ISSN 2330-717X

Trump’s First Year Sets Back Rights, Says HRW

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The first year of US President Donald Trump’s administration was marked by a sharp regression in government efforts to protect and promote a range of human rights, Human Rights Watch said Thursday in its World Report 2018. The Trump administration made policy changes that have harmed refugees and immigrants, undermined police accountability for abuse, and rolled back women’s rights, including access to important health services.

“The Trump administration has promoted policies that put vulnerable people in increased danger and undermine constitutional protections for everyone’s human rights,” said Alison Parker, director of the US program at Human Rights Watch. “The people most likely to suffer abuses are often least able to defend their rights in court or through the political process and should be protected, not targeted by abusive policies.”

In the 643-page World Report, its 28th edition, Human Rights Watch reviews human rights practices in more than 90 countries. In his introductory essay, Executive Director Kenneth Roth writes that political leaders willing to stand up for human rights principles showed that it is possible to limit authoritarian populist agendas. When combined with mobilized publics and effective multilateral actors, these leaders demonstrated that the rise of anti-rights governments is not inevitable.

Trump’s policies have made all deportable immigrants targets for deportation. The administration expanded abusive fast-track deportation procedures and criminal prosecutions for immigration offenses and moved to increase the prolonged detention of immigrants. Trump also repealed the Deferred Action for Childhood Arrivals (DACA) program, putting hundreds of thousands of immigrants who arrived in the US as children at risk of deportation. In October, the White House released immigration principles and policies that would weaken protections for child migrants and refugees.

The administration also issued new, harsh screening measures for the refugee program and set the annual cap for refugee admissions for 2018 at 45,000, the lowest annual limit since Congress passed the Refugee Act in 1980.

The White House and Justice Department have scaled back efforts to monitor local police departments engaged in systemic abuses, including discontinuing investigations and monitoring of local police departments reported to have patterns and practices of excessive force and constitutional violations. The Trump administration has signaled an intent to re-escalate the disastrous and ineffective war on drugs. Attorney General Jeff Sessions rescinded the Smart on Crime initiative, which prioritized federal prosecutions of people accused of high-level drug offenses, reduced racial disparities in federal drug sentencing, and improved reentry opportunities for people leaving prison.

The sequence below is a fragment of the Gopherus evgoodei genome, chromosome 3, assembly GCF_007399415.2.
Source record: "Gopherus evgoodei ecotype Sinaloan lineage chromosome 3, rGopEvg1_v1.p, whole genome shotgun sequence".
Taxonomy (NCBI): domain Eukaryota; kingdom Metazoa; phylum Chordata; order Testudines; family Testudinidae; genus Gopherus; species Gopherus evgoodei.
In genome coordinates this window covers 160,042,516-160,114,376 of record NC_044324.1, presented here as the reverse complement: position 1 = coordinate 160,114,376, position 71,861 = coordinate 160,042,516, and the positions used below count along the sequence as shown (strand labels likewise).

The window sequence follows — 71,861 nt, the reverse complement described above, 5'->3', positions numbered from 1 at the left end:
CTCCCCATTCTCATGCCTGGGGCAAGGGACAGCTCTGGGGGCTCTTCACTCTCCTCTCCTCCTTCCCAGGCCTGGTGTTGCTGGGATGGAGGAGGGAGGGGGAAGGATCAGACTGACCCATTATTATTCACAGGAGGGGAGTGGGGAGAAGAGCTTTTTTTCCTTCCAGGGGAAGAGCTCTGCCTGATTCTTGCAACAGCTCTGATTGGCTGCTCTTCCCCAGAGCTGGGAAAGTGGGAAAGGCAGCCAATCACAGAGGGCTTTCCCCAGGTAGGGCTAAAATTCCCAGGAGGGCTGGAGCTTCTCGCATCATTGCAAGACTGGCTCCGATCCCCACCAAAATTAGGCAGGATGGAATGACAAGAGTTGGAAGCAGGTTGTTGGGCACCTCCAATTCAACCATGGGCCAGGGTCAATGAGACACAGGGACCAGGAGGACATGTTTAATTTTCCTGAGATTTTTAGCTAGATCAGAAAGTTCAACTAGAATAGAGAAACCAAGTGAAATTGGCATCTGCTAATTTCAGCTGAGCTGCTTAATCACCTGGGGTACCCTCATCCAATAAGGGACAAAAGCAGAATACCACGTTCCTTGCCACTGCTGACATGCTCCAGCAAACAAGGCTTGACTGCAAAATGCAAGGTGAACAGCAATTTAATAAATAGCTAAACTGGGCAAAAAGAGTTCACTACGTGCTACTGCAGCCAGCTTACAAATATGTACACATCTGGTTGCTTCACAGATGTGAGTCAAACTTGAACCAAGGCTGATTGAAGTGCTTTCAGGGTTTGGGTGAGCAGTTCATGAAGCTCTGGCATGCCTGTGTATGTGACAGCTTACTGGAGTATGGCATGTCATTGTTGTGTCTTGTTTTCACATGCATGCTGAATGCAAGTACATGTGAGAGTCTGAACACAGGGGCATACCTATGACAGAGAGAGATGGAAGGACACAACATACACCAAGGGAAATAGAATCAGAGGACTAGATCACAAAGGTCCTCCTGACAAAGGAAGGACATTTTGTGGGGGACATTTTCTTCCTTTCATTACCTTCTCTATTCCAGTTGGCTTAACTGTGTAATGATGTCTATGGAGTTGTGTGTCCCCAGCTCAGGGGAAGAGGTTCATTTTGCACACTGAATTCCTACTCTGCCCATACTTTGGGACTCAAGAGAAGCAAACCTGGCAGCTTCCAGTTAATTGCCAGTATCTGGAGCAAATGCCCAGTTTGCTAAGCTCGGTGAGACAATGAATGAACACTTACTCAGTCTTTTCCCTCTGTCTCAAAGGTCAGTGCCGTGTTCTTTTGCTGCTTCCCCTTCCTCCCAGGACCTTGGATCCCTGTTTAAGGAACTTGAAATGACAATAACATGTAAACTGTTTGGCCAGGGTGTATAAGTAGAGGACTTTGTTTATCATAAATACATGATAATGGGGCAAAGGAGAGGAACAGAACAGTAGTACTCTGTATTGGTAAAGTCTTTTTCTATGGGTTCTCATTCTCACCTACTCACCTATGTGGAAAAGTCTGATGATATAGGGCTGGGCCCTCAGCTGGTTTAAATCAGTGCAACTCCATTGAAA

The Trump administration rolled back important women’s rights protections with an executive order that enabled more employers and insurers to assert objections to the contraceptive coverage mandate of the Affordable Care Act.

The White House also announced that it would scrap an equal pay initiative, which was to go into effect in 2018. The initiative would have required large employers and federal contractors to provide information about employee compensation broken down by race, ethnicity, and gender to civil rights enforcement agencies. The Education Department announced its intention to review and change guidelines on campus sexual assault.

The Trump administration’s policies and statements also threatened or undermined human rights in other ways:

  • Trump’s reluctance to repudiate hate groups risks fueling discriminatory and racist conduct and abdicates his responsibility as president to uphold the fundamental principles of equality and non-discrimination.
  • Trump’s repeated denunciations of journalists as dishonest and biased against him, and comments and videos denigrating them prompt concerns over a chilling effect on freedom of speech.
  • Trump’s sudden firing of James Comey, director of the Federal Bureau of Investigation, and his criticism of judges who have blocked some of his administration’s actions, risked undermining the rule of law and checks on presidential power.
  • The administration’s actions affecting lesbian, gay, bisexual and transgender (LGBT) people undermines their rights. The changes include Trump’s unexpected and sudden decision to ban transgender people from serving in the US military and the Justice Department directive reversing the position that the Civil Rights Act prohibits discrimination in the workplace on the basis of gender identity.
  • The Trump administration’s reported revision of the policy for drone strikes outside conventional war zones allows attacks on lower-level terrorism suspects in more countries, with less oversight, and greater secrecy.

“Trump should abandon his abusive and discriminatory policies and respect everyone’s rights,” Parker said.


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